Passing through Kils, Croatia on your way to/from Split, or on the road to the nearby fortress where some of “Game of Thrones” was filmed, you could be pardoned for thinking this is a town given over entirely to the roasting of lamb. The restaurants in Kils all serve it and have signs or displays proudly showcasing their roast lamb dinners.
Lamb is a common item on menus throughout Croatia, but the spit-roasted lamb (and lamb cooked under a metal, “bell”) is a kind of regional specialty and signature dish hereabouts. It’s not uncommon to see spits turning in shop windows and roadside grills as you drive across Dalmatia – the Adriatic coast of Croatia.
But in Kils, a surprisingly high percentage of restaurants proudly showcase their traditional roast lamb meals. And judging by the never-ending stream of Croatian customers, these are trusted roast lamb eateries. Though crowded, the wait seems to be minimal. As we stood in line, I was by turns fascinated, and admittedly a bit shocked, by the site of the still slightly bloody lamb slowly rotating right by the entrance. If you’re squeamish be prepared for that, but don’t let it stop you. By the time it hits your plate the lamb will be a lovely deep caramel color, and oh so tasty. The platter that appears before you will be a vision of earthly gluttonous delights, but it’s far from upscale or fancy. This is movie meat, minus the host of technicians making it look pretty.
Roasted lamb in Croatia is traditionally served with potatoes and raw red onion. The red onion adds some kick to the meal, and the potatoes are there to absorb lamb juices and temper the onion’s burn. It’s a combination that really works.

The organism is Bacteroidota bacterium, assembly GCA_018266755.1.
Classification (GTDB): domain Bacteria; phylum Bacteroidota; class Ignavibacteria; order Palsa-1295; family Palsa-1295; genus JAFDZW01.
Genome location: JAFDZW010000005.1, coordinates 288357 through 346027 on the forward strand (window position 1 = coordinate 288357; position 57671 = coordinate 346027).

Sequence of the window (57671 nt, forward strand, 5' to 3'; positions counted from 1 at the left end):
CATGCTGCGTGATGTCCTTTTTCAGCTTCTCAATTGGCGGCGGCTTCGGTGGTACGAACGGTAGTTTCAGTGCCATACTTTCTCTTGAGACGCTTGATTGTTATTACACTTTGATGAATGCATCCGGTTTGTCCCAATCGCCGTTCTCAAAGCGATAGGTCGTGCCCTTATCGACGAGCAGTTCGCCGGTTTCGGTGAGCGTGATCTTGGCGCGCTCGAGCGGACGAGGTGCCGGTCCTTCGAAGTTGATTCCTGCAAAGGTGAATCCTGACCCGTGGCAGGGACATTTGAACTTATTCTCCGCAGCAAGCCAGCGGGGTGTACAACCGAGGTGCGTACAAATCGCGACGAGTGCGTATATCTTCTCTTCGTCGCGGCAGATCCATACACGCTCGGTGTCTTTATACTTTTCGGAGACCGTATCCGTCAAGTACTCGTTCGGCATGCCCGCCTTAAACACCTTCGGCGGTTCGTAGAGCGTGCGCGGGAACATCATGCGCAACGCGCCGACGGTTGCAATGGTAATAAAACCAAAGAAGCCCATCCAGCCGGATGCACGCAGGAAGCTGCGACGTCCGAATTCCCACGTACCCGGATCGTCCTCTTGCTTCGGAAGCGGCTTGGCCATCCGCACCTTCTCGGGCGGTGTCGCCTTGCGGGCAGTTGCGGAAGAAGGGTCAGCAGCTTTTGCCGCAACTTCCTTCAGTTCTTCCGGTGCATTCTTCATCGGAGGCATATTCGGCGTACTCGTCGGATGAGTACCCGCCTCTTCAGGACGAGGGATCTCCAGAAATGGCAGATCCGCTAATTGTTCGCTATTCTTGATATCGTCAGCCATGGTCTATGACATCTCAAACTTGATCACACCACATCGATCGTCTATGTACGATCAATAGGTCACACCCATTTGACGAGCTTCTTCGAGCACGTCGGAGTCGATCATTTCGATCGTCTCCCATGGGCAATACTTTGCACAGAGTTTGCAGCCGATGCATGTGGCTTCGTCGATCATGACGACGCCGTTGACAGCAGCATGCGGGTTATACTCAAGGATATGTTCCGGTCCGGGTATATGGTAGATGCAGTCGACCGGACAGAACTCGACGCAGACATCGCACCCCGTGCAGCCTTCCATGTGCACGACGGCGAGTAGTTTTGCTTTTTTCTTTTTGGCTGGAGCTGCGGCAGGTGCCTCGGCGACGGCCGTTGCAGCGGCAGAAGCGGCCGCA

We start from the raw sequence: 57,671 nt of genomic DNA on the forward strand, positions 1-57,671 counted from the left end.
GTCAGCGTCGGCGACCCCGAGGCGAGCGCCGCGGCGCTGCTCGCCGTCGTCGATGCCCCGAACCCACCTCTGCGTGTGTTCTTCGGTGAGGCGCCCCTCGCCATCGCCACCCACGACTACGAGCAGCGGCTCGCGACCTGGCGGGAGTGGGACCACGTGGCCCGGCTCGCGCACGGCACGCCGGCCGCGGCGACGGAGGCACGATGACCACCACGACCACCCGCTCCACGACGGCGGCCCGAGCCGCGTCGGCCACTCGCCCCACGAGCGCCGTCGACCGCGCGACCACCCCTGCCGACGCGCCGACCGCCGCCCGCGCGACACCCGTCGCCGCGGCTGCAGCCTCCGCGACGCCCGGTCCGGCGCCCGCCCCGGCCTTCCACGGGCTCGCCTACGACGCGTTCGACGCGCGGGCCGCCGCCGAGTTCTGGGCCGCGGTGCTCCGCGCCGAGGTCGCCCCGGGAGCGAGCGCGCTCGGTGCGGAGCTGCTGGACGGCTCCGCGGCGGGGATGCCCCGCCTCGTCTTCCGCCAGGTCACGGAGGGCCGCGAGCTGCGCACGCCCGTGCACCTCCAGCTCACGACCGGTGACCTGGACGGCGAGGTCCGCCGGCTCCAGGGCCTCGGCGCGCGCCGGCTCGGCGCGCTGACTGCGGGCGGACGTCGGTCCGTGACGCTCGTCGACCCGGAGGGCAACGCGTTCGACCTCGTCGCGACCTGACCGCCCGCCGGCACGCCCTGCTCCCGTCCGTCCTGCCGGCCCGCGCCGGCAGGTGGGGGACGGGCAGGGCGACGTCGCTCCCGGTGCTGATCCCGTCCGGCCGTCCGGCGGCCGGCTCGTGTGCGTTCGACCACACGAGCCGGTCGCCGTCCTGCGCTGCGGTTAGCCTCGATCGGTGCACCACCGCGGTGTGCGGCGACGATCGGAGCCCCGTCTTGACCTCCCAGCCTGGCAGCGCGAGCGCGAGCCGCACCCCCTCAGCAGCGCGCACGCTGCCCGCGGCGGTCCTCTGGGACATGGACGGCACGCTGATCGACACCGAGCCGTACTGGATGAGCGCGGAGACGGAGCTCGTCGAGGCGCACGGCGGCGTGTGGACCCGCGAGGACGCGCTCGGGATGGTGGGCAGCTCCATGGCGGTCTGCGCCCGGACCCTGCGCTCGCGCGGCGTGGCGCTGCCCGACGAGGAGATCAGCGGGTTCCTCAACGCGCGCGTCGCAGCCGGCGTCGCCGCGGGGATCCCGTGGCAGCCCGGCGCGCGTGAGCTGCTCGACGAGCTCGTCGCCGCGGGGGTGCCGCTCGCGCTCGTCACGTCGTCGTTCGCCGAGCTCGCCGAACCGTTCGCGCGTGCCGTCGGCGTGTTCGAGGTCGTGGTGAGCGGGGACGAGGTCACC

And as our succulent platter of juicy browned lamb arrived with crispy potatoes, I noticed that the large rings and wedges of purple onion give the table a lovely color accent. Prepared and presented in this way, the lamb is incredibly tender, smoky, and juicy. The skin is crispy and flavorful. I found a cold local beer or glass of wine to be a nice accompaniment to Croatian Roast Lamb. Although the half hour drive from Kils back to Split means someone will have to forego that part of the experience.
The Croatian friend who took me to Kils recommended ordering the meat in smaller batches. Much of the weight is bone, so a kilo or so at a time for 2-3 people is about right. You can always order more, and ordering smaller servings ensures that the meat is hot and fresh rather than cooling on the table for an extended period of time. The price is more than you’ll typically pay for a quick lunch in Split, but quite reasonable given the amount and quality of the food and the excellent service. We spent about €50 for a long leisurely two-person lunch that included drinks and a tip.
You see lamb throughout Croatia, and catch faint glimmers of it as the aroma wafts from kitchens, through your consciousness, and teases your sense of smell. Yes you can get roasted lamb in lots of places. But why would you bother? In Kils it’s reasonably priced, offers you a small adventure off the tourist track, and lets you take home a truly authentic Dalmatian experience.
text and photos by Glenn D. Kaufmann
SOMETHING EXTRA: Kils is also the home of high-end specialty food producer, Stella Croatica, who make candied citrus rind, fig cake, oils, preserves, and sweets in their facility just off the village’s main road. Follow this link to read about Stella Croatica and my tour of their factory and ethno-village.
The author/editor is indebted to others for the content in this article. While the final product on this page is ours, and we claim full ownership and responsibility for same, what you read here is based on our research, which led us to the following sources of information:
1. Personal Interviews and experiences